School trips are a valuable way to bring the curriculum to life for students, boost their confidence, and broaden their horizons – but there’s no denying that organising those school trips can be a long and difficult task for teachers. Here are a few things to consider when planning your school trip, and how ParentPay’s Trips module can make it so much simpler.
Planning your trip
The type of trip will impact the level of planning required. Planning for one-day trips in your local area should begin around 9 months in advance, whereas longer residential trips, especially abroad, should be organised 18 months in advance.
Creating a clearly defined itinerary for your school trip is an essential first step. Parents will want to see a plan with plenty of educational value and will want to know which activities are compulsory and optional to ensure their child can safely and happily participate. From a planning perspective, setting out your itinerary will help you to identify whether the trip meets your learning objectives and delivers the right outcomes, so changes can be made in enough time.
Itineraries also form the basis of your risk assessment. The Government stipulates that written consent must be obtained from parents for any trip or activity with a higher-than-normal risk level, i.e. above the usual risks faced by attending school such as slips, trips, and falls. Completing your itinerary enables you to identify these potentially risky activities and obtain consent in plenty of time.
Budget and additional costs
The exact rules around what activities schools can and cannot charge parents for are hazy, but importantly, you are not allowed to make a profit from school trips.
Be knowledgeable about your costs to keep the trip affordable for parents and your school. It’s going to be unpopular with parents if the price increases depending on uptake, so if you want to avoid that potential disappointment, you might want to consider which costs the school could cover regardless to keep the trip going ahead at the original price. Ensure you’ve accounted for everything possible to arrive at the final trip cost, including charges that can be unexpected like local taxes, tour guides, and resources.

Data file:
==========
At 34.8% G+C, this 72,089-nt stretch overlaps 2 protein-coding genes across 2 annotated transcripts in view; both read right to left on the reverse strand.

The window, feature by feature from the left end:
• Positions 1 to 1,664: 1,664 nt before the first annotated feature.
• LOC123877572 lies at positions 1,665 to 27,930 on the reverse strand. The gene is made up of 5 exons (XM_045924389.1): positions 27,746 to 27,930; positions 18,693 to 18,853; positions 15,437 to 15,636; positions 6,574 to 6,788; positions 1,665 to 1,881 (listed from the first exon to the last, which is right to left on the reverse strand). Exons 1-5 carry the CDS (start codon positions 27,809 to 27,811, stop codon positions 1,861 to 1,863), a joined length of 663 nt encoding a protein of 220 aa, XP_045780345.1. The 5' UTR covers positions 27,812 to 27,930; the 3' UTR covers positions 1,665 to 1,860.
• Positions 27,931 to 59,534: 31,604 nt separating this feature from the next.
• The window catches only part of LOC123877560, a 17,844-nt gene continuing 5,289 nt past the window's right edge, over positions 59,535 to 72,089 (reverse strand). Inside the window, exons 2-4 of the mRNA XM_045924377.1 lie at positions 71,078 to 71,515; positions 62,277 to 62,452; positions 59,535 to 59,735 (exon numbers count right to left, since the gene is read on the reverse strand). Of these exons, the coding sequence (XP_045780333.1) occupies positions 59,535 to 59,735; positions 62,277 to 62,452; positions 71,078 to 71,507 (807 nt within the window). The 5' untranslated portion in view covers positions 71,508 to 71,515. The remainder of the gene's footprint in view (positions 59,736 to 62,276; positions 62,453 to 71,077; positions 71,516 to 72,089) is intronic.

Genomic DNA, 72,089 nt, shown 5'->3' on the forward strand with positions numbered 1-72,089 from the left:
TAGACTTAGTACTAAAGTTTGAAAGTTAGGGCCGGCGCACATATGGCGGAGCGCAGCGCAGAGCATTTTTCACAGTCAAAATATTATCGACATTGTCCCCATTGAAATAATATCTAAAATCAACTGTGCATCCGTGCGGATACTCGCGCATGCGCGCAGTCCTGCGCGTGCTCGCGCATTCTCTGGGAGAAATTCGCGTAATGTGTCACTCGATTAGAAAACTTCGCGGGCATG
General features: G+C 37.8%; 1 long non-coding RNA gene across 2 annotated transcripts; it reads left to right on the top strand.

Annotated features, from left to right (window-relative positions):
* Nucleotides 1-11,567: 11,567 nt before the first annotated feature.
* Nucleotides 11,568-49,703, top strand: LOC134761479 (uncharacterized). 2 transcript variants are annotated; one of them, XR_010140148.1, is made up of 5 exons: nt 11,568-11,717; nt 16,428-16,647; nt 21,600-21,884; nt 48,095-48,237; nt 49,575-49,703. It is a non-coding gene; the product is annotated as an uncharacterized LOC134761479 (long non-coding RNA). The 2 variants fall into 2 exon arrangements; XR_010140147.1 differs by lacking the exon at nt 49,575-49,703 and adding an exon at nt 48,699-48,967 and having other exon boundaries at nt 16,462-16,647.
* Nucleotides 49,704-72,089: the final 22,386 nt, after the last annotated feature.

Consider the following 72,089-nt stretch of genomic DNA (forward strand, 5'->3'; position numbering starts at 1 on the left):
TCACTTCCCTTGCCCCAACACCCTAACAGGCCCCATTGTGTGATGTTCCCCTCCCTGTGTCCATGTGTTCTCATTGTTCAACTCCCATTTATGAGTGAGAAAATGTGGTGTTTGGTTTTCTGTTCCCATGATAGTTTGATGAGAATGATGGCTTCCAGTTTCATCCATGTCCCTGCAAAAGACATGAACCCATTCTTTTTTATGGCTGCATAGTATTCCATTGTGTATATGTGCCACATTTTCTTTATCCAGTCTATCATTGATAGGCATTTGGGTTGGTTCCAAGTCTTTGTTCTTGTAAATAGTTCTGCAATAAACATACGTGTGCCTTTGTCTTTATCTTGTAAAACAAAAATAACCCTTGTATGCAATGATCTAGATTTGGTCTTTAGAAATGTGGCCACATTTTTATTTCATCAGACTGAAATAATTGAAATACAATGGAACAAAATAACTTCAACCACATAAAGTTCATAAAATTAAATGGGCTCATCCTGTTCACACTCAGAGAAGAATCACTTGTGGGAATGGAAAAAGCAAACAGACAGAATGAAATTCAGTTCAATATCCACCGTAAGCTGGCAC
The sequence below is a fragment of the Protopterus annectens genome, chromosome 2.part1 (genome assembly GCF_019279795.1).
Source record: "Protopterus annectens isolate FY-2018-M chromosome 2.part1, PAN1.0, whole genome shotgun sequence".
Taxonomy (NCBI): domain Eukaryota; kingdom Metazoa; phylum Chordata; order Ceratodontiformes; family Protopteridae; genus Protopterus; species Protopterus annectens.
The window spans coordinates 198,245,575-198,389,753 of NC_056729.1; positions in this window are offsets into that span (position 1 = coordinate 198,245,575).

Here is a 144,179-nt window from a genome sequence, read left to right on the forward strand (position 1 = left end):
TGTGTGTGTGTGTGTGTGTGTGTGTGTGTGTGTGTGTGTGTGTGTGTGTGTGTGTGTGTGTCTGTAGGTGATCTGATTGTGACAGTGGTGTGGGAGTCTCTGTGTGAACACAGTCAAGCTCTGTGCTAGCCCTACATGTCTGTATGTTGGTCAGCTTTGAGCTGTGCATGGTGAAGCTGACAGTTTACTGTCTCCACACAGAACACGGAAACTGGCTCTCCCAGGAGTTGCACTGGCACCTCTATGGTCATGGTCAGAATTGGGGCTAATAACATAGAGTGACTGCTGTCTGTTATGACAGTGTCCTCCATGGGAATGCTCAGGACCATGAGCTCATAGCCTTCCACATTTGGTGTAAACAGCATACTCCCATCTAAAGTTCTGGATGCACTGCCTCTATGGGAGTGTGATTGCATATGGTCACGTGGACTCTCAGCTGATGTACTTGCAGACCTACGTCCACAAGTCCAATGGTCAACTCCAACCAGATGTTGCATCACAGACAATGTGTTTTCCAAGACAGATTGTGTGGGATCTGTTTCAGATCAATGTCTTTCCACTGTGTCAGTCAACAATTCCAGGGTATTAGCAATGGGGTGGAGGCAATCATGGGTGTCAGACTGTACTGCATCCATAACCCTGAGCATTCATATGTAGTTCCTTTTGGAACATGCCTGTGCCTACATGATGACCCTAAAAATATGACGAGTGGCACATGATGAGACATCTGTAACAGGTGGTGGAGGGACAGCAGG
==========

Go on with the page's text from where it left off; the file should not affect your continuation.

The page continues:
When booking your school trip, particularly in the case of international trips, be wary of package providers that include insurance in their prices. It’s usually the lowest level of coverage and won’t protect you against all the outcomes you would like; it’s a better idea to find and take out your own insurance policy.
Government rules about health and safety on school trips state that “schools should appoint an educational visits coordinator and make sure they have the training they need. The headteacher has this duty if there is no coordinator”. This co-ordinator is responsible for ensuring every aspect of the school trip aligns with the relevant laws and guidance.
The Government’s rules also dictate that “schools using an outside organisation to provide an activity must check they have appropriate safety standards and liability insurance”. The easiest way to do this is to check if the provider has the Learning Outside the Classroom Quality Badge, which is awarded by the Council for Learning Outside the Classroom and accredits organisations that meet nationally-recognised standards. If the provider doesn’t have this badge, the school must fulfill a long list of checks to make sure they are suitable, so for peace of mind and easy administration, stick to providers with the badge.